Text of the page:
Saturday, March 27, 2010

Modern Romans

Capitani Romani was a class of light cruisers of the Italian navy. They were essentially designed to out-run and out-gun the large new French contre-torpilleurs (heavy destroyers / flotilla leaders) of the Fantasque and Mogador classes. Twelve hulls were ordered in late 1939, but only four were completed. The ships were named after prominent Ancient Romans.
The Capitani Romani were originally classed as Esploratori Oceanici ("ocean scouts"), although some authors consider them to have been heavy destroyers.
The design was fundamentally a light, almost unarmoured hull with a large power plant and cruiser style armament. The original design was modified to sustain the prime requirements of speed and firepower. Given their machinery development of 93,210 kW, equivalent to that of the 17,000 ton cruisers of the Des Moines class, the target speed was over 40 knots (74 km/h), but the ships were left virtually unarmoured. As a result, the three completed warships achieved 43 knots (80 km/h) during trials. The Capitani Romani shipped a main battery of 135 mm with a rate of fire of six rounds per minute and a range of 19,500 m. They also carried eight 533 mm torpedo tubes. The wartime load dropped the operational speed to 36 knots (67 km/h).
Only Scipione Africano saw combat. Equipped with the Italian-developed EC.3 Gufo radar, she detected and engaged four British Motor Torpedo Boats lurking five miles ahead during the night of 17 July 1943, while passing the Messina straits at high speed. She sank MTB 316 and heavily damaged MTB 313 on the position 38°9′33.82″N 15°37′23.68″E / 38.1593944°N 15.6232444°E / 38.1593944; 15.6232444. A dozen British seamen lost their lives in this action. Attilio Regolo was torpedoed by HMS Unruffled on 7 November 1942. She was interned in Port Mahon after the Italian capitulation.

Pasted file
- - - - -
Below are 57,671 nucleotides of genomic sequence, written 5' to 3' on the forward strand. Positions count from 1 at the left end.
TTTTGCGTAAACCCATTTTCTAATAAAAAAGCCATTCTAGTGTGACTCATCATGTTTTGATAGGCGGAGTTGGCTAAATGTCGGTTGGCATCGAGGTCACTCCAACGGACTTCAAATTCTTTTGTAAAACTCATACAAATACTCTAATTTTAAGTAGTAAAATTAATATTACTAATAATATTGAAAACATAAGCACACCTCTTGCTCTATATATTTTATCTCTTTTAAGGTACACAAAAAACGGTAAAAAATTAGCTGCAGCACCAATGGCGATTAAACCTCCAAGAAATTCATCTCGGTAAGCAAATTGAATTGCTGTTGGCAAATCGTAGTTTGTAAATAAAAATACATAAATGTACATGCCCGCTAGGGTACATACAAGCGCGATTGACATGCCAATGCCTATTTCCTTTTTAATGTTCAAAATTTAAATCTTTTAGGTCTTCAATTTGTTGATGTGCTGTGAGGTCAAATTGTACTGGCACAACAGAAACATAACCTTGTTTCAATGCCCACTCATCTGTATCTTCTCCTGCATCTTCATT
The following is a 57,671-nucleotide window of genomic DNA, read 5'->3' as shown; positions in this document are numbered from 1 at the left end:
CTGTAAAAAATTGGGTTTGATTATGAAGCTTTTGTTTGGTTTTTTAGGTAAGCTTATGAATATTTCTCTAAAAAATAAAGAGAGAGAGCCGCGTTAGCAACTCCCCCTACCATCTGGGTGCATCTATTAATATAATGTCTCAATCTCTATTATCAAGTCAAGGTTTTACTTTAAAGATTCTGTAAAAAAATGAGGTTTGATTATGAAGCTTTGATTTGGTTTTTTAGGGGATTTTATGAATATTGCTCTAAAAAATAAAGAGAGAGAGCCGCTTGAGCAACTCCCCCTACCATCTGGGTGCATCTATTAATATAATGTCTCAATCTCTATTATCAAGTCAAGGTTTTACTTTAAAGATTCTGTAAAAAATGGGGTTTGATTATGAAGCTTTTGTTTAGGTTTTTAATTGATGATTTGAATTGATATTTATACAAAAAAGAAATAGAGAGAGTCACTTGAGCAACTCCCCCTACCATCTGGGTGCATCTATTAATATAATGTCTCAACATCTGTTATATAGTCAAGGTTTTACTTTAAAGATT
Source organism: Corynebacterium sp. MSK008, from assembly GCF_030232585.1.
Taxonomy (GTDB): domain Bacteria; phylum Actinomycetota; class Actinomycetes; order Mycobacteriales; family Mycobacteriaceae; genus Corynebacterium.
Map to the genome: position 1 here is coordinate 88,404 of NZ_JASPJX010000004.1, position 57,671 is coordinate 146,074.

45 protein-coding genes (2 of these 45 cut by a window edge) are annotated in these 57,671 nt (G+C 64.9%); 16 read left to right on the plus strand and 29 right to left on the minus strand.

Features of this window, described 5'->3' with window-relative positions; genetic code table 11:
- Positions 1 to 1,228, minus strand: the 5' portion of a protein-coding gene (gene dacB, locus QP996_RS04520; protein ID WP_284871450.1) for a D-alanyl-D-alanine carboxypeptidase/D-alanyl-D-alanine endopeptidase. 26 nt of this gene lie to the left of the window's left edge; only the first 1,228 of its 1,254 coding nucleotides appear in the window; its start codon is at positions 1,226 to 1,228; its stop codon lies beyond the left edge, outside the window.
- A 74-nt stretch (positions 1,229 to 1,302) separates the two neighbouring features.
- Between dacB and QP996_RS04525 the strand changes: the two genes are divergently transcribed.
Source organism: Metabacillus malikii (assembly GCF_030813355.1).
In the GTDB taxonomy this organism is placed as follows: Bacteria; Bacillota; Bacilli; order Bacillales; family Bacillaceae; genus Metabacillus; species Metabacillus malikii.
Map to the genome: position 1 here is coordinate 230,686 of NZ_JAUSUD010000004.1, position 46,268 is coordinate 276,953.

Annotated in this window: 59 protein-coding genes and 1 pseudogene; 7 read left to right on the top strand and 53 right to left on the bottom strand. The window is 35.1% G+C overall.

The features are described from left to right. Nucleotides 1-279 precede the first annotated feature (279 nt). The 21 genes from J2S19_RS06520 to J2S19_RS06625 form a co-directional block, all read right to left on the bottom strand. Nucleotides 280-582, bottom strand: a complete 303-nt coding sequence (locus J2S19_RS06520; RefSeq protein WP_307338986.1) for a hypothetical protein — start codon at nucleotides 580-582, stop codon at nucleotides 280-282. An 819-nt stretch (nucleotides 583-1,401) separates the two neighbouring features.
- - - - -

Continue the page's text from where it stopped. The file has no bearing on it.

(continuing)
Four of the ships were scrapped before launch. Five were captured by the Germans in September 1943, still under construction. All five were sunk in harbour, one was raised and completed. Three were completed before the Italian armistice.
  • Attilio Regolo, named after Marcus Atilius Regulus, built by OTO Livorno, completed May 1942. Commissioned in August and used as a mine-layer until seriously damaged by a torpedo in November. Ceded to France in 1948 renamed Chateaurenault.
  • Giulio Germanico, named after Germanicus, built by Castellamare shipyard, launched 20 July 1941; captured by the Germans in Castellammare di Stabia, almost completed. Scuttled by the Germans on 28 September 1943; raised and completed by the Italians after the war. Renamed San Marco, she served as a destroyer leader until her decommission in 1971.
  • Pompeo Magno, named after Pompey the Great, built by CNR Ancona, launched 24 August 1941, completed. Renamed San Giorgio, served as a destroyer leader until 1963. Became a training ship in 1965 and decommissioned and scrapped in 1980.
  • Scipione Africano, named after Scipio Africanus, built by OTO Livorno, launched January 12, 1941 and completed on April 23, 1943. Ceded to France in 1948 and first renamed S7, then renamed Guichen. Scrapped 1979.

Source: Wiki (EN)

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